The act of reading ... begins on a flat surface, counter or page, and then gets stirred and chopped and blended until what we make, in the end, is a dish, or story, all our own.
— Adam Gopnik

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January 13, 2013

Serving Victoria

Being something of a Queen Victoria groupie, I put Kate Hubbard's book Serving Victoria:  Life in th Royal Household on my reading list as soon as I saw it mentioned on dovegreyreader scribbles, and I was lucky enough to find it -- along with a new biography of her son, Edward VII  -- in the college library.  I wasn't necessarily planning to be chronological, but when Fleur Fisher wrote about Serving Victoria, it leapt in front.  And I'm so glad it did!  It's a wonderful book, and it was treat to read it.

Fleur wrote a great review and gives an excellent overview of the main characters, but in a nutshell, Serving Victoria is a portrait of life with Queen Victoria -- from her accession and marriage until her death in 1901, at Windsor, Osborne, and Balmoral -- through the diaries and letters of her ladies-in-waiting, dressers, other servants, her private secretary, doctor and chaplain, and through their relationships with Victoria, Prince Albert, their children and each other.  Some of the stories were familiar -- Victoria's deep mourning and seclusion after Prince Albert's death, and her relationship with her Highland Servant, John Brown -- but a lot of what emerges are day-to-day details, and those are relentlessly fascinating and entertaining.  That's partly because the book is full of details and anecdotes:  I loved reading (just for example} about her dressers' chagrin over Victoria's hopelessly unchic fashion sense, and about London's 'mourning warehouses,' where the ladies-in-waiting, ordered suddenly in mourning for a royal relative could shop for mourning clothes or, later, for lilac or grey half-mourning dresses in the Mitigated Affliction Department.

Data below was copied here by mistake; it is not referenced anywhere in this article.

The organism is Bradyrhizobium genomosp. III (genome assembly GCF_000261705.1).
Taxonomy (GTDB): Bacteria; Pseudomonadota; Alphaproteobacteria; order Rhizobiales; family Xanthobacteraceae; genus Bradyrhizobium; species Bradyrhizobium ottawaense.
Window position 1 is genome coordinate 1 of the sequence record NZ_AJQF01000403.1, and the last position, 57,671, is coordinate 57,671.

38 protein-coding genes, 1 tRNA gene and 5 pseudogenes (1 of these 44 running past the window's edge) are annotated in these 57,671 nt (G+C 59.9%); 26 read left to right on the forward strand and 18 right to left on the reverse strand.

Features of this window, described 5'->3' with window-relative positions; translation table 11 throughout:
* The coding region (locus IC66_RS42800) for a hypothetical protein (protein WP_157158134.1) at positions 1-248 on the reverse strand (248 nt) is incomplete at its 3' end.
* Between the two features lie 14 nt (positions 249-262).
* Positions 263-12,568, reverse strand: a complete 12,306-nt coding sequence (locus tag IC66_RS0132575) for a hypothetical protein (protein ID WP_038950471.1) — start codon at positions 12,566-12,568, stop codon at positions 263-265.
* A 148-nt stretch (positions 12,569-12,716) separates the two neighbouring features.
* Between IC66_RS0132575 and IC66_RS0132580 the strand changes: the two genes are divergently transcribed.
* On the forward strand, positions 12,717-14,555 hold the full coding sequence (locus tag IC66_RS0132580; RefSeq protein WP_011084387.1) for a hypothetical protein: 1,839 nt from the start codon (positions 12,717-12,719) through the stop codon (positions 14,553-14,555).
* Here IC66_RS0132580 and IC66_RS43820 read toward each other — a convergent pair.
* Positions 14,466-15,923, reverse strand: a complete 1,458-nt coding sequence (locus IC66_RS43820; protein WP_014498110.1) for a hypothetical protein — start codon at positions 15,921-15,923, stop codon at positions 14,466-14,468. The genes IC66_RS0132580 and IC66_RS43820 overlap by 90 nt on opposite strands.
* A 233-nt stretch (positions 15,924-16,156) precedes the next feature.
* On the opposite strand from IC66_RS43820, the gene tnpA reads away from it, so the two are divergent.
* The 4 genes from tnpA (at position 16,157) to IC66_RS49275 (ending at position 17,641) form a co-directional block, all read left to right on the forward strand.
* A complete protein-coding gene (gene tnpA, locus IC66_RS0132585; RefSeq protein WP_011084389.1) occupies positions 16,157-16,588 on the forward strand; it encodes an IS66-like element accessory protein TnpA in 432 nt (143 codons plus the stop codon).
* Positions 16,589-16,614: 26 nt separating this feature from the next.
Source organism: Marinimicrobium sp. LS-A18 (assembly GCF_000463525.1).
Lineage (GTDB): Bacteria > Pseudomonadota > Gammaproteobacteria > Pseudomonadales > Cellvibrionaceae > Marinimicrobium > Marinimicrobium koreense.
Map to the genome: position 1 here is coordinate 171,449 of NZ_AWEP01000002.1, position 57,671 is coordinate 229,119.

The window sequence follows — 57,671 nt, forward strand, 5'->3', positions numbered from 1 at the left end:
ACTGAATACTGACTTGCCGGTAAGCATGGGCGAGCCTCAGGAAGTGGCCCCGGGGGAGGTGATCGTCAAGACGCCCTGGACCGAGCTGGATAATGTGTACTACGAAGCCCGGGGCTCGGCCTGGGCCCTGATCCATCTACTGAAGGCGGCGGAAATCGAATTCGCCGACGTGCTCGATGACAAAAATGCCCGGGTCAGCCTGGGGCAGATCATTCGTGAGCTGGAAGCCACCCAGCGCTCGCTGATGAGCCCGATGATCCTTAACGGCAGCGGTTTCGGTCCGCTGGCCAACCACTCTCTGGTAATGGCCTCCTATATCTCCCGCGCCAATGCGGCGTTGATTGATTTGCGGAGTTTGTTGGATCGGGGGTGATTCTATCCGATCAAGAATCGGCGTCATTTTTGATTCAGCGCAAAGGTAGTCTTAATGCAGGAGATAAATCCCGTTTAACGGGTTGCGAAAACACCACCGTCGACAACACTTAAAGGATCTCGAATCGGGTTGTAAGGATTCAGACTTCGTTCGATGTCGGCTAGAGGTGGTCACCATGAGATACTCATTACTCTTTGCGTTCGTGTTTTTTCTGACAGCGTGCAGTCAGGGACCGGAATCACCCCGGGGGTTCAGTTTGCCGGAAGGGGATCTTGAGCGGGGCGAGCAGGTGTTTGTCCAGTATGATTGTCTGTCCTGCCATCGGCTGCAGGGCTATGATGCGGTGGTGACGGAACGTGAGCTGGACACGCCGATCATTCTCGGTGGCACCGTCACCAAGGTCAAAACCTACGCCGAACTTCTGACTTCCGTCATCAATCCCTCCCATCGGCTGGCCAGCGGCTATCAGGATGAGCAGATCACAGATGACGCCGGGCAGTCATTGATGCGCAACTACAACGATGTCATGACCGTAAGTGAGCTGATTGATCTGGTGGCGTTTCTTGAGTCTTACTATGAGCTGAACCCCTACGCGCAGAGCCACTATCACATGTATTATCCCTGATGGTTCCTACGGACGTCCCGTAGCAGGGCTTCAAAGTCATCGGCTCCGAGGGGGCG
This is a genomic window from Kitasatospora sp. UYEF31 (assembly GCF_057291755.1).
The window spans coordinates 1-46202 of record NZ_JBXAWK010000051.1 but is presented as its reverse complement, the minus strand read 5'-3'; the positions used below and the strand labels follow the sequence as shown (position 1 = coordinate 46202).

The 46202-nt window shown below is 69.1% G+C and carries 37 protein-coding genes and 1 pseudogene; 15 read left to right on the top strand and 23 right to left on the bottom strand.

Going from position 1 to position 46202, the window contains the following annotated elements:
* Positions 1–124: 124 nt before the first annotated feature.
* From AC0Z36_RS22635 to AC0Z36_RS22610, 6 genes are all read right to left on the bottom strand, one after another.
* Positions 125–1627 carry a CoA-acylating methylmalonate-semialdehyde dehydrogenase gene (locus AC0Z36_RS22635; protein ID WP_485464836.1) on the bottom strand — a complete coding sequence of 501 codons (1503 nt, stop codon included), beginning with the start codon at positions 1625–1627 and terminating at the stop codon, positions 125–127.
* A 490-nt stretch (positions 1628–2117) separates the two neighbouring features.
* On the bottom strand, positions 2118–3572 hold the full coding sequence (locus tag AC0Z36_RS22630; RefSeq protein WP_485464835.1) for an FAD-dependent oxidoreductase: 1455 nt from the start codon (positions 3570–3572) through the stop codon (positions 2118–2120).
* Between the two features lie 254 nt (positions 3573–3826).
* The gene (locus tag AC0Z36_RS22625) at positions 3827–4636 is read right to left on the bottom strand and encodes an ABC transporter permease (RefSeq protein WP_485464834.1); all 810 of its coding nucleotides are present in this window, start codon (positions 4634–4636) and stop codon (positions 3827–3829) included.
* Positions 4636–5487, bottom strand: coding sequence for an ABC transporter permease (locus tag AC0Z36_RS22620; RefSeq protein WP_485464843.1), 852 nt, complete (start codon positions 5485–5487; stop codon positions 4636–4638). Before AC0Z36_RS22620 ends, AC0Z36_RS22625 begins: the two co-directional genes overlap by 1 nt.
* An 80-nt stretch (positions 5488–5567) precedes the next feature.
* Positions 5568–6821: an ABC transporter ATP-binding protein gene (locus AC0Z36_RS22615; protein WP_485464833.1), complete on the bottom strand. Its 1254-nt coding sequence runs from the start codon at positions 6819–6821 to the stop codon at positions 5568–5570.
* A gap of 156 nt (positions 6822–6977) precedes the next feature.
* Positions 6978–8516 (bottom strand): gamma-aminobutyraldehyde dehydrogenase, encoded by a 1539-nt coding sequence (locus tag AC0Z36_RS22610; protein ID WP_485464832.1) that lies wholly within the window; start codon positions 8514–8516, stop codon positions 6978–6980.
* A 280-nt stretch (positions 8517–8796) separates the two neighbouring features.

But what emerges most is the personalities and very human frailties of all the characters, from the overworked and nervously exhausted members of the household to the 'Royal Malingerer,' who constantly played on her grief and overwork and illness, and enjoyed planning and attending funerals.  The men and women who held senior positions in the household were from aristocratic families, but often needed the not-lavish but respectable salaries they earned, and endured long separations from their families and other impositions. And while life at court was an honor and a duty, it was almost universally described as incredibly boring, with long stretches of stilted conversation and waiting for orders from the Queen, and as 'an odd mix of never-ending house party and boarding school,' with exasperating rules,  petty squabbles, and stiffly-worded {and in retrospect, very funny} messages carried between the members of the household and the royal family.

Just a lot of fun to read, and the kind of book I love to sink into. {The library had the U.K. edition, but Amazon lists an April publication date in the U.S.}


FleurFisher said...

isn't it wonderful?! And this book has planted a seed - I've found a joint biography of the Ponsonbys in the libarary since I had to take my copy back and their son wrote his memoirs too.

Lindsey said...

I haven't read a lot about this time in history but it does sound like a great pick. Life at court can't be interesting all the time, I suppose.

Ann Summerville said...

It's amazing what was accomplished during Victoria's reign considering the vast about of time in mourning.

Anonymous said...

Your review describes this book so well that it's been added to the TBR list. I love Victorian times, and was not familiar with this title. Thanks for the info!

Victorian fans, unite!
liz in texas

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